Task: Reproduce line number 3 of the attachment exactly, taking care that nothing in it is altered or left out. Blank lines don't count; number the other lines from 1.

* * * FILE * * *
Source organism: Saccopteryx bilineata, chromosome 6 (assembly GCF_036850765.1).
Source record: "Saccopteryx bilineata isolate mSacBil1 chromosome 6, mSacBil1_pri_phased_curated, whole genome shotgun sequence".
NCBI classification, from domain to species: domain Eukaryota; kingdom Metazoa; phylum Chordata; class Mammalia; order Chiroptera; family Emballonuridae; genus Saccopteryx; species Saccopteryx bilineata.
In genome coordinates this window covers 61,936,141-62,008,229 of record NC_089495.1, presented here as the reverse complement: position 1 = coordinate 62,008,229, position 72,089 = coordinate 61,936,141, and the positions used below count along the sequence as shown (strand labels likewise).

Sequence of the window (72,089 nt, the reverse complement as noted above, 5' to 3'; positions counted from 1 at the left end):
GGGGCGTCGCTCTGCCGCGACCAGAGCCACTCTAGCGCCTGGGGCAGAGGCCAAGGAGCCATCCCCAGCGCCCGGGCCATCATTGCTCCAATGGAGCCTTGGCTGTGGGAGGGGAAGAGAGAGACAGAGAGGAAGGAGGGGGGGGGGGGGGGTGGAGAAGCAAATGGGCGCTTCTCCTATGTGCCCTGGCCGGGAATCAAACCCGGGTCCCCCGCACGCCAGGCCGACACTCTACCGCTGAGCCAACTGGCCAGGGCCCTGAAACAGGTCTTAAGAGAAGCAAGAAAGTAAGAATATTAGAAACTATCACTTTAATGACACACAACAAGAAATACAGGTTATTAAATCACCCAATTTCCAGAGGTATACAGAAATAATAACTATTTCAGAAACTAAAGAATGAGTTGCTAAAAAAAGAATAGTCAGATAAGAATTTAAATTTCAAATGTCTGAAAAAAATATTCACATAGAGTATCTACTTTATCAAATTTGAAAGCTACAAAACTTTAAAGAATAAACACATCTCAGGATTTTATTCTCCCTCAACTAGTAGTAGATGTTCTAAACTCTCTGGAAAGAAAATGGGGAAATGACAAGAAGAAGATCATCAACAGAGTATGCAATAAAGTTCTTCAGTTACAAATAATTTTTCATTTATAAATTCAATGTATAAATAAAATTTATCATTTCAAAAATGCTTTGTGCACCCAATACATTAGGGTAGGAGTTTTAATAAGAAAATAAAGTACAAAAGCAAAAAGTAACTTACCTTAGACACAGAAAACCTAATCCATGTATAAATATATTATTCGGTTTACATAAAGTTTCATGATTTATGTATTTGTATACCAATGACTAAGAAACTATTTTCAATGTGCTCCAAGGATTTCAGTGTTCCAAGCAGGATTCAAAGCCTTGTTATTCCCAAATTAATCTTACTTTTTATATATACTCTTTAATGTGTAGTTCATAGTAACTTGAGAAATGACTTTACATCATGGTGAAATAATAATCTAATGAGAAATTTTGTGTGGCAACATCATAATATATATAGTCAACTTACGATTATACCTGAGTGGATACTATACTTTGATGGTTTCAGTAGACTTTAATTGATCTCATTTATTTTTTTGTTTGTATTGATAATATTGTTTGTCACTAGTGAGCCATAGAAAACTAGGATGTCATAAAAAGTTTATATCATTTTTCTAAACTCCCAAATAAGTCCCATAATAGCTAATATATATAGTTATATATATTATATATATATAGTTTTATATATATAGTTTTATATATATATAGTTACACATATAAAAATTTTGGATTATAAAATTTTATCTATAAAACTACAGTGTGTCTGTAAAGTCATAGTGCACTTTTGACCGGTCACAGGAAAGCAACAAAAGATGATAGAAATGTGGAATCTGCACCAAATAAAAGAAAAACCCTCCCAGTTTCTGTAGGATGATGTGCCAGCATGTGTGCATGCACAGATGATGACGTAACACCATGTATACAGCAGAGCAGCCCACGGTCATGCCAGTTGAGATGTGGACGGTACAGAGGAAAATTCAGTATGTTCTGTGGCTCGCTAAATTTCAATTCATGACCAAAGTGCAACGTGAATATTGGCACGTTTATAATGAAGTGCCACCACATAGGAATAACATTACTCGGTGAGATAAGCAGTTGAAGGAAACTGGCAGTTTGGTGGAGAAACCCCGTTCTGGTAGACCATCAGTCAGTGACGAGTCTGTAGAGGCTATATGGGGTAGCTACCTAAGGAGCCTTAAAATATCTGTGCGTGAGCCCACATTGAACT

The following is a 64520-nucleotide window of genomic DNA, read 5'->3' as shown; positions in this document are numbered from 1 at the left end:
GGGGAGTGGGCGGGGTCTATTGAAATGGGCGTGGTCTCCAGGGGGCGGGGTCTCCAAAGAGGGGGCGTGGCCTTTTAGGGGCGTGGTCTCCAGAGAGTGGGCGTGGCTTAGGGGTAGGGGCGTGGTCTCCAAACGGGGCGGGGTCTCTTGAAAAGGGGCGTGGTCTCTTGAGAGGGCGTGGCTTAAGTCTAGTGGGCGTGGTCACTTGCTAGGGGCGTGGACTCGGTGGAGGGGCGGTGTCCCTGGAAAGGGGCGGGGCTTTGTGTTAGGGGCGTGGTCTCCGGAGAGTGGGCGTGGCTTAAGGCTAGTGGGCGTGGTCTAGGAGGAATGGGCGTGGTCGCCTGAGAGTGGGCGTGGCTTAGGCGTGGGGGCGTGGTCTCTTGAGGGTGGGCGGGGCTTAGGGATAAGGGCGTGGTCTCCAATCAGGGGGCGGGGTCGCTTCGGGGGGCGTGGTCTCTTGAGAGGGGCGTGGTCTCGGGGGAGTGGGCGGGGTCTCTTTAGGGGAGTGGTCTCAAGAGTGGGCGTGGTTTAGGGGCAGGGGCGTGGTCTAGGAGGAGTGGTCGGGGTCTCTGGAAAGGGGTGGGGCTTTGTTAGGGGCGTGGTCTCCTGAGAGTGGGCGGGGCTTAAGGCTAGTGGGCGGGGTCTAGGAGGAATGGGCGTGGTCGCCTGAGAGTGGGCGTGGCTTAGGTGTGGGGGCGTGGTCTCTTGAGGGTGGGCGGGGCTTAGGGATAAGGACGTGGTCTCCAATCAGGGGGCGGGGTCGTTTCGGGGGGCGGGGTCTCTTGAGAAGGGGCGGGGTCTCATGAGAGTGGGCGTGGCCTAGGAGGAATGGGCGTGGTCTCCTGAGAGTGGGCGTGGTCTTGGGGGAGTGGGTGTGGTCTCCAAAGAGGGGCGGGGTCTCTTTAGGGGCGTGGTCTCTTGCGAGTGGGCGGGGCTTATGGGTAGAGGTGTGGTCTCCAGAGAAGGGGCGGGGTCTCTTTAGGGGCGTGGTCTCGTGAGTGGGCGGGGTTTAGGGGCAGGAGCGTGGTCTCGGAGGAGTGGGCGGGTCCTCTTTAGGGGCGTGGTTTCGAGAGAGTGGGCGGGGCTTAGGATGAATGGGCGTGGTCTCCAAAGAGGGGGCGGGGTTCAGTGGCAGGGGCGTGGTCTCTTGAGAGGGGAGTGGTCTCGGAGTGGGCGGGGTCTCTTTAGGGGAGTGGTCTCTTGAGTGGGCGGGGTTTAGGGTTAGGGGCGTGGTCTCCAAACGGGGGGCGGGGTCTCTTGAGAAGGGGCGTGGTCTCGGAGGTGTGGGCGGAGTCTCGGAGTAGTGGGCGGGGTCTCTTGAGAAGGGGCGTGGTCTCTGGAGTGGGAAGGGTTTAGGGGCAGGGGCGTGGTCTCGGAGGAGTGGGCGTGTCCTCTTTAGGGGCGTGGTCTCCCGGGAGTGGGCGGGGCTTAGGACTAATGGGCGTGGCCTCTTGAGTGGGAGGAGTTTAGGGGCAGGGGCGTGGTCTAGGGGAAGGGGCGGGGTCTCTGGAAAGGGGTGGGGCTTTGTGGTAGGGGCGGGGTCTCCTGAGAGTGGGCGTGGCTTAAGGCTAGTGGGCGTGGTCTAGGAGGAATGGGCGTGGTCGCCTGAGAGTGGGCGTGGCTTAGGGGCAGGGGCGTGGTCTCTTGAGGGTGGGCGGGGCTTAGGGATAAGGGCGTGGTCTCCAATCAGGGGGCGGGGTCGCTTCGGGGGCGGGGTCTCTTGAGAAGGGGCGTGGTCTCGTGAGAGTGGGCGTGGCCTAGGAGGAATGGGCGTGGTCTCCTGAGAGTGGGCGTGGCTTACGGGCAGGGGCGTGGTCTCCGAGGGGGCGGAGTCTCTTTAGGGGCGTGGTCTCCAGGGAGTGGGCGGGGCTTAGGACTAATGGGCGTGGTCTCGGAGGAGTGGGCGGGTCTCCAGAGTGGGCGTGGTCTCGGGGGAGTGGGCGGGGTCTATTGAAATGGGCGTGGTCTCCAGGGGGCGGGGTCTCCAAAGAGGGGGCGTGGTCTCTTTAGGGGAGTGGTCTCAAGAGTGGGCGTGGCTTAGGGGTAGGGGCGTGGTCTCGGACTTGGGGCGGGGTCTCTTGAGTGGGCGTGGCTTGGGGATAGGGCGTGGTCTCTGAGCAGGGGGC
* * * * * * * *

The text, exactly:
NCBI classification, from domain to species: domain Eukaryota; kingdom Metazoa; phylum Chordata; class Mammalia; order Chiroptera; family Emballonuridae; genus Saccopteryx; species Saccopteryx bilineata.